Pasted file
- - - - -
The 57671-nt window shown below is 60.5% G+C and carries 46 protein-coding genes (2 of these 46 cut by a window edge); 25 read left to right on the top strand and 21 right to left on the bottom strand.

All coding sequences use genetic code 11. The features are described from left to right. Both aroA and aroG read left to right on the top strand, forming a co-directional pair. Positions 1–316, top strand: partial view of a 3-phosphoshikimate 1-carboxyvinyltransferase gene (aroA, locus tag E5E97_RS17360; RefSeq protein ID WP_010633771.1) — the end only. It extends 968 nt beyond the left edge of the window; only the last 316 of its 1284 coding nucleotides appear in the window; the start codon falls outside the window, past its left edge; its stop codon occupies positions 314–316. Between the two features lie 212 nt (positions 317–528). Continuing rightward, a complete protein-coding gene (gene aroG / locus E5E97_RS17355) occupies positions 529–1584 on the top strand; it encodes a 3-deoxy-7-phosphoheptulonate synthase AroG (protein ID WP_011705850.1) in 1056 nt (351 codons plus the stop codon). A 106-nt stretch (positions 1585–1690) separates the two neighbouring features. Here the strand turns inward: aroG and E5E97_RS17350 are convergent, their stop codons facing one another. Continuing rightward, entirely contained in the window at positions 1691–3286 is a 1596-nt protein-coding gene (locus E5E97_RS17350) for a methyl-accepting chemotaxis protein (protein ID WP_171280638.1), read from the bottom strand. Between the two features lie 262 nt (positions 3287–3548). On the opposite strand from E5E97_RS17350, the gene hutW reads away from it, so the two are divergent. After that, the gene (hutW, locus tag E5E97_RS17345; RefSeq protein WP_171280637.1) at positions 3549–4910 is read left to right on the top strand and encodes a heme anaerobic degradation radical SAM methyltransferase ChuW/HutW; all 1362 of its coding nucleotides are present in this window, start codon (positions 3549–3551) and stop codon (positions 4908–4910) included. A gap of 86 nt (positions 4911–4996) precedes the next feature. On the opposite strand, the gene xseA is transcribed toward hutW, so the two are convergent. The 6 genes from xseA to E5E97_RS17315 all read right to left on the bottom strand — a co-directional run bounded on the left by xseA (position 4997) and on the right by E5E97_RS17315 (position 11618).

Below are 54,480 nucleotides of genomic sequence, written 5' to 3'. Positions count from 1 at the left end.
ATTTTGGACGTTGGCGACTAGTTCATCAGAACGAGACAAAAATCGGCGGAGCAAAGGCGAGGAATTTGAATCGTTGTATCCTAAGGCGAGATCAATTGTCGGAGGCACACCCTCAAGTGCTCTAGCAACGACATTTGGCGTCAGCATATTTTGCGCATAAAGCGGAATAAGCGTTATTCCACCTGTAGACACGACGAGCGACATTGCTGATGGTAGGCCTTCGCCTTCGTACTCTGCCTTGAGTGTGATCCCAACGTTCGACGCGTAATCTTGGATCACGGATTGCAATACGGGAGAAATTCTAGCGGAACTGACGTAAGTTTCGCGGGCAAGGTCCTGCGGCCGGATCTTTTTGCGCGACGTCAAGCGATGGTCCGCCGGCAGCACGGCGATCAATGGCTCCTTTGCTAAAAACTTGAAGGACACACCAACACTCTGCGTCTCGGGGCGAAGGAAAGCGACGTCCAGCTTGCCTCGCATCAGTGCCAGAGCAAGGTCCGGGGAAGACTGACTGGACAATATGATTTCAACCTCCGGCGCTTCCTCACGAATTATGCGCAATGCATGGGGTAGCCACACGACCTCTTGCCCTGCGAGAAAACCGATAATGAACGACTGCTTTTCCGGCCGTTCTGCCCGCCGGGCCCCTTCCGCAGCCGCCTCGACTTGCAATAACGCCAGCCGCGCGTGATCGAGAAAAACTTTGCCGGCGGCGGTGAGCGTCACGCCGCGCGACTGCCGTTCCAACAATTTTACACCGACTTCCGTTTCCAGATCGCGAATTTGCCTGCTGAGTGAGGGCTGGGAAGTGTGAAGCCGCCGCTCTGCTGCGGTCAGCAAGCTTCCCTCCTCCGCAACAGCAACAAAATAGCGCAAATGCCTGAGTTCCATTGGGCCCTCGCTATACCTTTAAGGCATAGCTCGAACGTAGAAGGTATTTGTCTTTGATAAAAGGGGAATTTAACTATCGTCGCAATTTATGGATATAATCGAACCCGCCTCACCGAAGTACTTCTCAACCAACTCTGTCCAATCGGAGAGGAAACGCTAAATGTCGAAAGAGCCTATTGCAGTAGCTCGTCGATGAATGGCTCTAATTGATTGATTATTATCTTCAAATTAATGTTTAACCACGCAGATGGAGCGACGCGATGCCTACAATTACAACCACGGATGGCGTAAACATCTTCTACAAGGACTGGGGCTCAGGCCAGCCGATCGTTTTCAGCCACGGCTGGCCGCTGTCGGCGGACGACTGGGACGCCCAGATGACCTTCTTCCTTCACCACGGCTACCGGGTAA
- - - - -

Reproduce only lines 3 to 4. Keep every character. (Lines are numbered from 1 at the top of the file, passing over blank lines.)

Below are 54,480 nucleotides of genomic sequence, written 5' to 3'. Positions count from 1 at the left end.
ATTTTGGACGTTGGCGACTAGTTCATCAGAACGAGACAAAAATCGGCGGAGCAAAGGCGAGGAATTTGAATCGTTGTATCCTAAGGCGAGATCAATTGTCGGAGGCACACCCTCAAGTGCTCTAGCAACGACATTTGGCGTCAGCATATTTTGCGCATAAAGCGGAATAAGCGTTATTCCACCTGTAGACACGACGAGCGACATTGCTGATGGTAGGCCTTCGCCTTCGTACTCTGCCTTGAGTGTGATCCCAACGTTCGACGCGTAATCTTGGATCACGGATTGCAATACGGGAGAAATTCTAGCGGAACTGACGTAAGTTTCGCGGGCAAGGTCCTGCGGCCGGATCTTTTTGCGCGACGTCAAGCGATGGTCCGCCGGCAGCACGGCGATCAATGGCTCCTTTGCTAAAAACTTGAAGGACACACCAACACTCTGCGTCTCGGGGCGAAGGAAAGCGACGTCCAGCTTGCCTCGCATCAGTGCCAGAGCAAGGTCCGGGGAAGACTGACTGGACAATATGATTTCAACCTCCGGCGCTTCCTCACGAATTATGCGCAATGCATGGGGTAGCCACACGACCTCTTGCCCTGCGAGAAAACCGATAATGAACGACTGCTTTTCCGGCCGTTCTGCCCGCCGGGCCCCTTCCGCAGCCGCCTCGACTTGCAATAACGCCAGCCGCGCGTGATCGAGAAAAACTTTGCCGGCGGCGGTGAGCGTCACGCCGCGCGACTGCCGTTCCAACAATTTTACACCGACTTCCGTTTCCAGATCGCGAATTTGCCTGCTGAGTGAGGGCTGGGAAGTGTGAAGCCGCCGCTCTGCTGCGGTCAGCAAGCTTCCCTCCTCCGCAACAGCAACAAAATAGCGCAAATGCCTGAGTTCCATTGGGCCCTCGCTATACCTTTAAGGCATAGCTCGAACGTAGAAGGTATTTGTCTTTGATAAAAGGGGAATTTAACTATCGTCGCAATTTATGGATATAATCGAACCCGCCTCACCGAAGTACTTCTCAACCAACTCTGTCCAATCGGAGAGGAAACGCTAAATGTCGAAAGAGCCTATTGCAGTAGCTCGTCGATGAATGGCTCTAATTGATTGATTATTATCTTCAAATTAATGTTTAACCACGCAGATGGAGCGACGCGATGCCTACAATTACAACCACGGATGGCGTAAACATCTTCTACAAGGACTGGGGCTCAGGCCAGCCGATCGTTTTCAGCCACGGCTGGCCGCTGTCGGCGGACGACTGGGACGCCCAGATGACCTTCTTCCTTCACCACGGCTACCGGGTAA